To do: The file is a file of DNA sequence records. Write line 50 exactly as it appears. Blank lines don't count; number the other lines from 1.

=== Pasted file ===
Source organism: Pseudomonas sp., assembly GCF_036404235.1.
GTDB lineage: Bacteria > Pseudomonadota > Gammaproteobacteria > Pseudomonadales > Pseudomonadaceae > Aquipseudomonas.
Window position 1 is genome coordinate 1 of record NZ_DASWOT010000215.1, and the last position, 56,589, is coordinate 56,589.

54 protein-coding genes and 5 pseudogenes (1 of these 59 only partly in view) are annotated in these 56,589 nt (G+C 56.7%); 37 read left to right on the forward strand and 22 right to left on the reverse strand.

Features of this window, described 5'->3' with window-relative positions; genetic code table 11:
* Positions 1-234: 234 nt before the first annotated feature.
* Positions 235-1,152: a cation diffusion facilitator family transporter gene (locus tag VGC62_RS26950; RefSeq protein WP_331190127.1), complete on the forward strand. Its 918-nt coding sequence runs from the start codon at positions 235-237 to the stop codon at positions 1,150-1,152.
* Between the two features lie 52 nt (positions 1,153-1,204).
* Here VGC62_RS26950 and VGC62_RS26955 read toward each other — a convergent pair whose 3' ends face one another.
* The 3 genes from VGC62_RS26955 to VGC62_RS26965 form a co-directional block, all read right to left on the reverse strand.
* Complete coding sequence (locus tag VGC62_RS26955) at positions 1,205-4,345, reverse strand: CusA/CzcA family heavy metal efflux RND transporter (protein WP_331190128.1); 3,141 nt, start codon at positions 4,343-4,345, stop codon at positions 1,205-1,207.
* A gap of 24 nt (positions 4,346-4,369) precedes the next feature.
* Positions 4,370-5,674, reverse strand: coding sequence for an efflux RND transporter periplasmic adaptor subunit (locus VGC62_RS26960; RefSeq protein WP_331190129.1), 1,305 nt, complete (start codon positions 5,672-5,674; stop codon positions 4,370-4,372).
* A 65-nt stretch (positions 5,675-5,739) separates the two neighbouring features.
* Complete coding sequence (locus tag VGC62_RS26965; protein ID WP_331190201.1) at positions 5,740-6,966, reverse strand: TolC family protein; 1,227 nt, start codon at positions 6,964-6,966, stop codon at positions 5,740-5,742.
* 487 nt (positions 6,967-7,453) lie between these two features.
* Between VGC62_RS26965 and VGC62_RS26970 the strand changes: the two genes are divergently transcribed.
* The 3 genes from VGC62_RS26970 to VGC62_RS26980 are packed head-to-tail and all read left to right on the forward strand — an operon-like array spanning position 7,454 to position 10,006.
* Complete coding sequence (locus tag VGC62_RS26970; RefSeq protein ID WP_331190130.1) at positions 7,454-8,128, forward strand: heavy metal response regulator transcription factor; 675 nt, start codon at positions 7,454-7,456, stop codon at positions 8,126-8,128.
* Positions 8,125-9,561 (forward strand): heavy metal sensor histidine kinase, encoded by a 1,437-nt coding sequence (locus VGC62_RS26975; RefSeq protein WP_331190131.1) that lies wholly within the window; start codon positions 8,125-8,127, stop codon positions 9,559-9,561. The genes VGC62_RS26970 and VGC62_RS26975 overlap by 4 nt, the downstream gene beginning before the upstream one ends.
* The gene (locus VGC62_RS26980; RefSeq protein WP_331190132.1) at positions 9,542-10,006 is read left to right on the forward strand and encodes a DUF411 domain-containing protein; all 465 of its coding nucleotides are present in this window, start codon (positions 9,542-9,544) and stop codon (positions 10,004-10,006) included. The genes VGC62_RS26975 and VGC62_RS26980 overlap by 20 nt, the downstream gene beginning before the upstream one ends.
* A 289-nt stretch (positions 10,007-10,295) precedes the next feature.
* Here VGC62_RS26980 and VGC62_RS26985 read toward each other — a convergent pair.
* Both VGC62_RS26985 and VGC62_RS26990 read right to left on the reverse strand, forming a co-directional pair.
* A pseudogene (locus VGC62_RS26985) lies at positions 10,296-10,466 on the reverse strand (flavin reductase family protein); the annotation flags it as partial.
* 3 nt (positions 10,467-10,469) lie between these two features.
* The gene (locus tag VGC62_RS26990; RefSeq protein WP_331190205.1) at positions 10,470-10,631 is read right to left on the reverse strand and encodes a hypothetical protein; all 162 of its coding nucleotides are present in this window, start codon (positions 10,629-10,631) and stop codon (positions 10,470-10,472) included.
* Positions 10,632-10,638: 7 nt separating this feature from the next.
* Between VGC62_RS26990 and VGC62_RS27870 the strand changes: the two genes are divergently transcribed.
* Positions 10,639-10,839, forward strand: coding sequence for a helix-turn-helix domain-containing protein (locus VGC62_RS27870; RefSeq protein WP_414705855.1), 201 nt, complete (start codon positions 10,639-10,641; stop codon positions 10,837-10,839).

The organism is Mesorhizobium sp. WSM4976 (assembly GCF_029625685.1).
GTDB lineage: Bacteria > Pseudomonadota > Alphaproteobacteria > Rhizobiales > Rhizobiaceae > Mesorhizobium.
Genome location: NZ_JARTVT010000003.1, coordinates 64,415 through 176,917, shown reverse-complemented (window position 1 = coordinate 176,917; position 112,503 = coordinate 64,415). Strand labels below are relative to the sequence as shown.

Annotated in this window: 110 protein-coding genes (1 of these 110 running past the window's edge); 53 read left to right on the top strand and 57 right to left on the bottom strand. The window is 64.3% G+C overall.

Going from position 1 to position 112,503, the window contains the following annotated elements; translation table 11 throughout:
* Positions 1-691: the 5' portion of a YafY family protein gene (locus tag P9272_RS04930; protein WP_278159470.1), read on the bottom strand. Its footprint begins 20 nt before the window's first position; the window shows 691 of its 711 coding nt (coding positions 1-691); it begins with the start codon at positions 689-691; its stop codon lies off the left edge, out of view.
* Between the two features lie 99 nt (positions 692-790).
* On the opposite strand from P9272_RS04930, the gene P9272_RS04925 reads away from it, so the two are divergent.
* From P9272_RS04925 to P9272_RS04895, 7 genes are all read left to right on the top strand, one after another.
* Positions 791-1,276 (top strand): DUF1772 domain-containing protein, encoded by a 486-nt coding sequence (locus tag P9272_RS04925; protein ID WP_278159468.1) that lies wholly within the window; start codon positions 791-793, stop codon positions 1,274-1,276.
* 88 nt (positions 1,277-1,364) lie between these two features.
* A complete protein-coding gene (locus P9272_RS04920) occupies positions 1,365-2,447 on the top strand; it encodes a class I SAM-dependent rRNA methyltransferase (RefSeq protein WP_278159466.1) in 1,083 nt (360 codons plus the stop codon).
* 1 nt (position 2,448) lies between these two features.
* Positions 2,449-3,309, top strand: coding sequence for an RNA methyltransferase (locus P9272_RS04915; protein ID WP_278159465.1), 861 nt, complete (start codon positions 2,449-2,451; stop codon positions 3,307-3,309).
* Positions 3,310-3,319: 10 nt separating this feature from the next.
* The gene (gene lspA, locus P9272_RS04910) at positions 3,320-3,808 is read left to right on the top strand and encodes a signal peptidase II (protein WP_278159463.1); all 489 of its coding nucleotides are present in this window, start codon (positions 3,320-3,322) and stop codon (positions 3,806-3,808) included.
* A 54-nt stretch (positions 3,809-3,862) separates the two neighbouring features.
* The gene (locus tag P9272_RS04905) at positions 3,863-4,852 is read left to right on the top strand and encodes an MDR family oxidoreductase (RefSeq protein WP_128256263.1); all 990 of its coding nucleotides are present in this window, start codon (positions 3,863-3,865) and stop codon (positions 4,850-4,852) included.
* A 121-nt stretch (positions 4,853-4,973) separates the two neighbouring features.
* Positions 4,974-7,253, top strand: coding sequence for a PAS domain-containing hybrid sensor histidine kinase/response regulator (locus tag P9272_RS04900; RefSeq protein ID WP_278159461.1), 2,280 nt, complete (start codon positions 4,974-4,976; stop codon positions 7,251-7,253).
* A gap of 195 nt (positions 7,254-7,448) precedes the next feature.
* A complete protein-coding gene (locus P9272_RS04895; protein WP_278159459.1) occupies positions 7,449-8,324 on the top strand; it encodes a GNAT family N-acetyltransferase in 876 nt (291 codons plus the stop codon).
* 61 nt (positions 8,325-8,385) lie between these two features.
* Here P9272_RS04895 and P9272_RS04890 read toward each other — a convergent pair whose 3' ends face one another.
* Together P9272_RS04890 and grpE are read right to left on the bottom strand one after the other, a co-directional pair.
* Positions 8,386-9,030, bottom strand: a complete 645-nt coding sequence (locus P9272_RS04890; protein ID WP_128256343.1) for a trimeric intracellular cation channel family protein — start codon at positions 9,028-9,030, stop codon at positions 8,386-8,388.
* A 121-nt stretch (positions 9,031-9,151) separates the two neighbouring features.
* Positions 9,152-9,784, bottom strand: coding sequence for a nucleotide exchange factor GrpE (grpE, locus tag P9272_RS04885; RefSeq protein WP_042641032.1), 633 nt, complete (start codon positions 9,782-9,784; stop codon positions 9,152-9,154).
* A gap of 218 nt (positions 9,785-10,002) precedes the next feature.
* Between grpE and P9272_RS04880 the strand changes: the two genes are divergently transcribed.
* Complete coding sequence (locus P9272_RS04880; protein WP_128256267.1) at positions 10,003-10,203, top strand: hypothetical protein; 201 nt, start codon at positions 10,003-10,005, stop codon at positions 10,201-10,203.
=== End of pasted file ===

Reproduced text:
* Positions 4,974-7,253, top strand: coding sequence for a PAS domain-containing hybrid sensor histidine kinase/response regulator (locus tag P9272_RS04900; RefSeq protein ID WP_278159461.1), 2,280 nt, complete (start codon positions 4,974-4,976; stop codon positions 7,251-7,253).